Sex, Leins & Videotape #53. Paignton film critic Tom Leins investigates this week’s strangest DVD releases.
With a deliriously stupid title, and a heroically idiotic cast, Hot Tub Time Machine (MGM/20th Century Fox) succeeds where so many gross-out comedies have failed in recent years -by providing genuine moments of hilarity and a surprisingly propulsive plot. The movie follows the exploits of a group of best friends who have become jaded with their staid adult lives, and yearn to inject some excitement into their dull routines. In a bid to recapture the excitement of their youth, jilted Adam (John Cusack), downtrodden Nick (Craig Robinson), booze-fiend Lou (Rob Corddry) and Adam’s geeky nephew Jacob (Clark Duke) head to Kodiak Valley, the ski resort that rocked their world as horny teenagers. Unfortunately for them, Kodiak Valley has seen better days, and the once happening party town now looks as worn-out as they feel.
Improbably enough, their trip down memory lane takes an all-too-literal turn when they take the plunge in a malfunctioning hot tub time machine that sends them back to 1986. But do they dare mess with the past in their quest for juvenile hedonism? Hell yeah! Although John Cusack is the only genuine household name in the movie, the supporting cast all do sterling work, particularly Rob Corddry who delivers a brilliantly manic performance as incorrigible party animal Lou. There are even neat cameos from 80s icon Chevy Chase and the reliably odd Crispin Glover. Hot Tub Time Machine isn’t just the funniest comedy of the year so far, it’s also the best movie about time travel since Back To The Future. It’s time to get wet, and go wild!
Considering the glut of documentaries on the likes of The Beatles, the Rolling Stones and Bob Dylan, The Doors have seemingly been given short shrift by film-makers over the years -with only Oliver Stone’s much-maligned biopic ever seeing the light of day. When You’re Strange (Universal/IndiVision) attempts to re-dress the balance, and cult filmmaker Tom DiCillo (Johnny Suede, Living In Oblivion) offers a convincing depiction of the band’s off-kilter charms. Essentially a patchwork quilt of found-footage, glued together by a mellifluous voice-over courtesy of Hollywood hipster Johnny Depp, When You’re Strange blends notorious rumours and surprising facts to largely engaging effect.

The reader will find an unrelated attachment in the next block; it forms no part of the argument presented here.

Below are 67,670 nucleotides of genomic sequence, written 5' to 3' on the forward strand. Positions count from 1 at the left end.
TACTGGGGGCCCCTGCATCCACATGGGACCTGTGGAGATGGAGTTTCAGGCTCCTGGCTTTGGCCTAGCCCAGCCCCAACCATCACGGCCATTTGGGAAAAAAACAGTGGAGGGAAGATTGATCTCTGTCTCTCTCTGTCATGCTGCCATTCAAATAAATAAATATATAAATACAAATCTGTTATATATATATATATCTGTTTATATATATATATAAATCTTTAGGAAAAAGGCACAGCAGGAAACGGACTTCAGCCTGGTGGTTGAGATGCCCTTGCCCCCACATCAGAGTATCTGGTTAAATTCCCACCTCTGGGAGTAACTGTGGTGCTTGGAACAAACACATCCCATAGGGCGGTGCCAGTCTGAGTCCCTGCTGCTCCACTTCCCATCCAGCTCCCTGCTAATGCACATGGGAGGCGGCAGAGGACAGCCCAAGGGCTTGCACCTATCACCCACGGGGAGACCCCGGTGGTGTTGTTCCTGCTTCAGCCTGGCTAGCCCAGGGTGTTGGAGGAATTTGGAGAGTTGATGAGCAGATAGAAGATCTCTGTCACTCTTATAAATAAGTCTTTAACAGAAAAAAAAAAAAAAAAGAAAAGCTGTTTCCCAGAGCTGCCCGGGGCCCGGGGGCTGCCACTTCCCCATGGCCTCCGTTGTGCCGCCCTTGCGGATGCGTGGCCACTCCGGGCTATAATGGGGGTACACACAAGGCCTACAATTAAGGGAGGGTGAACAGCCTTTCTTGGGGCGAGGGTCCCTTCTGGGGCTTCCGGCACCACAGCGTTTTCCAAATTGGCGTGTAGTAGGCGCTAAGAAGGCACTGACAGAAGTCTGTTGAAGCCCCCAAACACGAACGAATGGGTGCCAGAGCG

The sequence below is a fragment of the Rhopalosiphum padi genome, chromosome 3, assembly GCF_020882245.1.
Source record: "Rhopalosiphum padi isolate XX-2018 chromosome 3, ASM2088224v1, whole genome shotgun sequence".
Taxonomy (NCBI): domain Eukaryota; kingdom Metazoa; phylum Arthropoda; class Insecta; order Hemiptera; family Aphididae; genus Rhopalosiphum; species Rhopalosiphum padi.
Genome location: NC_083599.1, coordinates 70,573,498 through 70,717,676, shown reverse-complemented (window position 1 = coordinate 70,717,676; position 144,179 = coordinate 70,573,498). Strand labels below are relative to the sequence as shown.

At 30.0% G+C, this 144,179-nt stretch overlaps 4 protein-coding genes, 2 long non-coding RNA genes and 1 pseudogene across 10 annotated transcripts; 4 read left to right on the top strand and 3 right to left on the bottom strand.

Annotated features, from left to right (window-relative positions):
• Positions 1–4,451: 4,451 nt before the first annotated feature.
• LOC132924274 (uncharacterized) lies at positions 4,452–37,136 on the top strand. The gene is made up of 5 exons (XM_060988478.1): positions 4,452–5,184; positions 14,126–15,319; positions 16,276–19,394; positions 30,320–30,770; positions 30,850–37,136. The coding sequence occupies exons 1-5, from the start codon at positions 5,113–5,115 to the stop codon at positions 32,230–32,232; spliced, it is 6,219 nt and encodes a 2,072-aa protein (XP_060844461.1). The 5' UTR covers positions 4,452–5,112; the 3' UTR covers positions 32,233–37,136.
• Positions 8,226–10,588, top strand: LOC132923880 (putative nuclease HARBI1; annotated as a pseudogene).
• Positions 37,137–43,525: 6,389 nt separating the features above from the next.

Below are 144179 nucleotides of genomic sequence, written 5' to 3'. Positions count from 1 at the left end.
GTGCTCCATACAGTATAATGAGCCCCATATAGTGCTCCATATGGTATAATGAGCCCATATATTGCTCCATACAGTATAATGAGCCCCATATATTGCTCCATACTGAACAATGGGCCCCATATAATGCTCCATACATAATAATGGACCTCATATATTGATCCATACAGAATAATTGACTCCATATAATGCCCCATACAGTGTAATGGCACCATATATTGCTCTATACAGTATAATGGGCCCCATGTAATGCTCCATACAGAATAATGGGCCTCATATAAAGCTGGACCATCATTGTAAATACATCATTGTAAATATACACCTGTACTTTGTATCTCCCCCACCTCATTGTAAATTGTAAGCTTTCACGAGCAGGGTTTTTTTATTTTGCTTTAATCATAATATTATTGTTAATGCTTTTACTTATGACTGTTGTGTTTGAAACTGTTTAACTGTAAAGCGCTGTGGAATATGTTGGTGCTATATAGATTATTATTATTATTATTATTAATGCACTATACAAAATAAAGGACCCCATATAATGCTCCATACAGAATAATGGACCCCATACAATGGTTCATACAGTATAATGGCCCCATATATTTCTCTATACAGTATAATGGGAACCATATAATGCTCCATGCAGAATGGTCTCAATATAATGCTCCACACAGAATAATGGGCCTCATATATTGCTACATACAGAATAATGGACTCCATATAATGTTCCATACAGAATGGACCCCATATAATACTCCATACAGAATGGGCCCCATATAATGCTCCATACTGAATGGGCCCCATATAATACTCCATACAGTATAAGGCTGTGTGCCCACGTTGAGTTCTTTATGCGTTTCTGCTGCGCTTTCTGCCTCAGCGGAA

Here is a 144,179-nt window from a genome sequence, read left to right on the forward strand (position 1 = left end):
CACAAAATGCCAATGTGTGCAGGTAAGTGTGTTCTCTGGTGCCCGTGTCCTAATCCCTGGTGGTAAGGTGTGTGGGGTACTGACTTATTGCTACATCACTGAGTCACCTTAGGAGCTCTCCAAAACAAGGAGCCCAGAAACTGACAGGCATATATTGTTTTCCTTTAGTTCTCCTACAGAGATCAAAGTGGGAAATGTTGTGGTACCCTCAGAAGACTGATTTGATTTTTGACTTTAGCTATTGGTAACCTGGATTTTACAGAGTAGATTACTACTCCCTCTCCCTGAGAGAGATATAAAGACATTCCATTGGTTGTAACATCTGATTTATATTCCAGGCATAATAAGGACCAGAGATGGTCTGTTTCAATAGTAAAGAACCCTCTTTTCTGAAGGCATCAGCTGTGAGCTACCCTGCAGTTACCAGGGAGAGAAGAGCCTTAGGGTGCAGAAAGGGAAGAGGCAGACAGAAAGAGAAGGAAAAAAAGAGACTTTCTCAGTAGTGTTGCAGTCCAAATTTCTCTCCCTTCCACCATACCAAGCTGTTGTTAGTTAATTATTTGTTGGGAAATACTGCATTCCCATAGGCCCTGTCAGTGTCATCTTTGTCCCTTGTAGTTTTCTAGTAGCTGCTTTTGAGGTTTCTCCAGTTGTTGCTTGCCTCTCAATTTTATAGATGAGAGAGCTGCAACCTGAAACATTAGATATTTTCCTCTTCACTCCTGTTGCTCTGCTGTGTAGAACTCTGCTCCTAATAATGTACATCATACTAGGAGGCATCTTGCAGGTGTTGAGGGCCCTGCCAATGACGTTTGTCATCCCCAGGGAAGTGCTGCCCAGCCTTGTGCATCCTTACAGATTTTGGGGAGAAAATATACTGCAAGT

At just 85 minutes in length, When You’re Strange is a lithe, snake-hipped film, rather than a fat, bloated excuse for a documentary, and whilst it may feel slight compared to Martin Scorsese’s epic Dylan documentary No Direction Home, it offers a compulsive overview of The Doors’ memorably intense career. Although it doesn’t really seek to examine what made the Lizard King tick -preferring to let you draw your own conclusions -When You’re Strange is quirky and absorbing throughout. Hardcore Doors fans may find the unremarkable narrative content slightly underwhelming, but the rare footage is gloriously hypnotic and well worth the price of admission.
Set in the late 1970s, Lymelife (Network) witnesses a suburban family in crisis through the eyes of geeky teenager Scott (Rory Culkin). More comfortable with his Star Wars toys than with his peers, Scott develops an overwhelming crush on girl-next-door Adrianna (Emma Roberts). Meanwhile, Adrianna’s eccentric deer-hunting father loses his job after contracting brain-wasting Lyme’s disease from a tic. Whilst he numbs his suffering smoking pot in the basement, his wife Melissa (Cynthia Nixon) is busy getting frisky with Alec Baldwin’s charming real estate tycoon, who also happens to be Scott’s father. Inevitably, their tangled lives collide, and everyone’s dark secrets come tumbling out.
Crammed with quirky, well-observed details and delightfully awkward scenes, Lymelife probes similar territory to The Ice Storm, and anyone with an appetite for sex in the suburbs will find plenty to enjoy here. Interestingly, Rory Culkin’s older brother Kieran actually stars as his brother here too -a hard-as-nails soldier keen to protect his long-suffering sibling from neighbourhood bullies. Anyone familiar with Alec Baldwin’s rib-tickling turn in 30 Rock might be disappointed by his subdued demeanour in Lymelife, but his unexpectedly serious turn reflects the film’s uneven mix of drama and black comedy. A good film, but not the great film you sense it could have been with a slightly lighter touch.
The kitchen-sink drama and the gangster movie may seem like unlikely bedfellows, but the two distinct genres collide in Down Terrace (Metrodome), the critically acclaimed directorial debut by TV director Ben Wheatley, whose previous credits include Modern Toss and Ideal. The film follows the exploits of a low-rent gangster family in Brighton whose hoodlum empire came close to crumbling before they wriggled off the hook. Hell-bent on finding the snitch who landed them in hot water, amiable Dad Bill (Robert Hill) and irrational son Karl (Robin Hill, also the movie’s co-writer) scrutinise their array of dodgy acquaintances, and make their increasingly violent feelings known.
After a deceptively slow start, Down Terrace gathers momentum as the sly narrative takes hold, and the chemistry between the cast (Robert Hill and Robin Hill are real-life father and son) elevates the film above aimless criminal whimsy. Down Terrace is undoubtedly an acquired taste – and very far-removed from most British gangster movies -but it is genuinely unusual and offers an intriguing glimpse at a promising filmmaking double-act. Quirky stuff.